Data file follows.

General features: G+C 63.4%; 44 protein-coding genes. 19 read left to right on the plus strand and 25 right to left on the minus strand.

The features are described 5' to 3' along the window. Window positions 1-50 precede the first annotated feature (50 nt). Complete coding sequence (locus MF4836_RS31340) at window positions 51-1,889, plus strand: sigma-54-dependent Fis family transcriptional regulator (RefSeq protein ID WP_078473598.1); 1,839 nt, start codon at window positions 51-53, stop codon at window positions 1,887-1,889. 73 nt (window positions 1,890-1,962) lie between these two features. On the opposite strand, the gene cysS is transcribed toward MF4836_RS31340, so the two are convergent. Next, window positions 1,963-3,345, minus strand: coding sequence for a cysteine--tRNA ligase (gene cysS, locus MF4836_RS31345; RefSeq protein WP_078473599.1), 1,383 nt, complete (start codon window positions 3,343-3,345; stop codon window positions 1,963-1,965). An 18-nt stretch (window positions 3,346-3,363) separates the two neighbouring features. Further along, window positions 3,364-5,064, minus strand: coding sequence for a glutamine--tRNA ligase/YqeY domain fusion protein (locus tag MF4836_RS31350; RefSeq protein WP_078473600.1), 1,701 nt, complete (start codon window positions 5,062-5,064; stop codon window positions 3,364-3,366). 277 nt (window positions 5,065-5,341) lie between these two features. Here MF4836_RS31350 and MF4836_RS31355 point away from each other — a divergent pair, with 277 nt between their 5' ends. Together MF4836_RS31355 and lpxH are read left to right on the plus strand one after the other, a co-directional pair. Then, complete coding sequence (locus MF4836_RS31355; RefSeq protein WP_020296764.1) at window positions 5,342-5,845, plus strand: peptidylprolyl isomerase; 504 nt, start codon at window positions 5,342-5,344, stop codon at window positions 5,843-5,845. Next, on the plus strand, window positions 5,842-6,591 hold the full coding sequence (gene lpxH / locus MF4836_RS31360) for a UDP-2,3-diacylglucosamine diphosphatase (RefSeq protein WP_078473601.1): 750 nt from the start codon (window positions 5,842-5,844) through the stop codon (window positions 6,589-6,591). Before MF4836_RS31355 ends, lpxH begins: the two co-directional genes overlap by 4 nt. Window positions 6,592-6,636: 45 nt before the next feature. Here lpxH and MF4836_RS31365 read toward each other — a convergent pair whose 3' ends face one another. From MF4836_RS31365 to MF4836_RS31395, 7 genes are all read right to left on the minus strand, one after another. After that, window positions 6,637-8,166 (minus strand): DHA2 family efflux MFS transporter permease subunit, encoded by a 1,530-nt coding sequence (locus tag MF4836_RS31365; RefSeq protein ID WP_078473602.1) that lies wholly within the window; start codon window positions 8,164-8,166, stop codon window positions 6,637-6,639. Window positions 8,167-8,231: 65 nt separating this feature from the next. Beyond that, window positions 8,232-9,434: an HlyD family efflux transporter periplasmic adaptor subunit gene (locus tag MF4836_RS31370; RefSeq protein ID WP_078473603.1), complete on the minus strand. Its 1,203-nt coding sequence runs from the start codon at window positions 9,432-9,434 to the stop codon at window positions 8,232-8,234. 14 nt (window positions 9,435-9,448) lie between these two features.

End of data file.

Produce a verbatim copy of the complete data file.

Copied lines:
General features: G+C 63.4%; 44 protein-coding genes. 19 read left to right on the plus strand and 25 right to left on the minus strand.

The features are described 5' to 3' along the window. Window positions 1-50 precede the first annotated feature (50 nt). Complete coding sequence (locus MF4836_RS31340) at window positions 51-1,889, plus strand: sigma-54-dependent Fis family transcriptional regulator (RefSeq protein ID WP_078473598.1); 1,839 nt, start codon at window positions 51-53, stop codon at window positions 1,887-1,889. 73 nt (window positions 1,890-1,962) lie between these two features. On the opposite strand, the gene cysS is transcribed toward MF4836_RS31340, so the two are convergent. Next, window positions 1,963-3,345, minus strand: coding sequence for a cysteine--tRNA ligase (gene cysS, locus MF4836_RS31345; RefSeq protein WP_078473599.1), 1,383 nt, complete (start codon window positions 3,343-3,345; stop codon window positions 1,963-1,965). An 18-nt stretch (window positions 3,346-3,363) separates the two neighbouring features. Further along, window positions 3,364-5,064, minus strand: coding sequence for a glutamine--tRNA ligase/YqeY domain fusion protein (locus tag MF4836_RS31350; RefSeq protein WP_078473600.1), 1,701 nt, complete (start codon window positions 5,062-5,064; stop codon window positions 3,364-3,366). 277 nt (window positions 5,065-5,341) lie between these two features. Here MF4836_RS31350 and MF4836_RS31355 point away from each other — a divergent pair, with 277 nt between their 5' ends. Together MF4836_RS31355 and lpxH are read left to right on the plus strand one after the other, a co-directional pair. Then, complete coding sequence (locus MF4836_RS31355; RefSeq protein WP_020296764.1) at window positions 5,342-5,845, plus strand: peptidylprolyl isomerase; 504 nt, start codon at window positions 5,342-5,344, stop codon at window positions 5,843-5,845. Next, on the plus strand, window positions 5,842-6,591 hold the full coding sequence (gene lpxH / locus MF4836_RS31360) for a UDP-2,3-diacylglucosamine diphosphatase (RefSeq protein WP_078473601.1): 750 nt from the start codon (window positions 5,842-5,844) through the stop codon (window positions 6,589-6,591). Before MF4836_RS31355 ends, lpxH begins: the two co-directional genes overlap by 4 nt. Window positions 6,592-6,636: 45 nt before the next feature. Here lpxH and MF4836_RS31365 read toward each other — a convergent pair whose 3' ends face one another. From MF4836_RS31365 to MF4836_RS31395, 7 genes are all read right to left on the minus strand, one after another. After that, window positions 6,637-8,166 (minus strand): DHA2 family efflux MFS transporter permease subunit, encoded by a 1,530-nt coding sequence (locus tag MF4836_RS31365; RefSeq protein ID WP_078473602.1) that lies wholly within the window; start codon window positions 8,164-8,166, stop codon window positions 6,637-6,639. Window positions 8,167-8,231: 65 nt separating this feature from the next. Beyond that, window positions 8,232-9,434: an HlyD family efflux transporter periplasmic adaptor subunit gene (locus tag MF4836_RS31370; RefSeq protein ID WP_078473603.1), complete on the minus strand. Its 1,203-nt coding sequence runs from the start codon at window positions 9,432-9,434 to the stop codon at window positions 8,232-8,234. 14 nt (window positions 9,435-9,448) lie between these two features.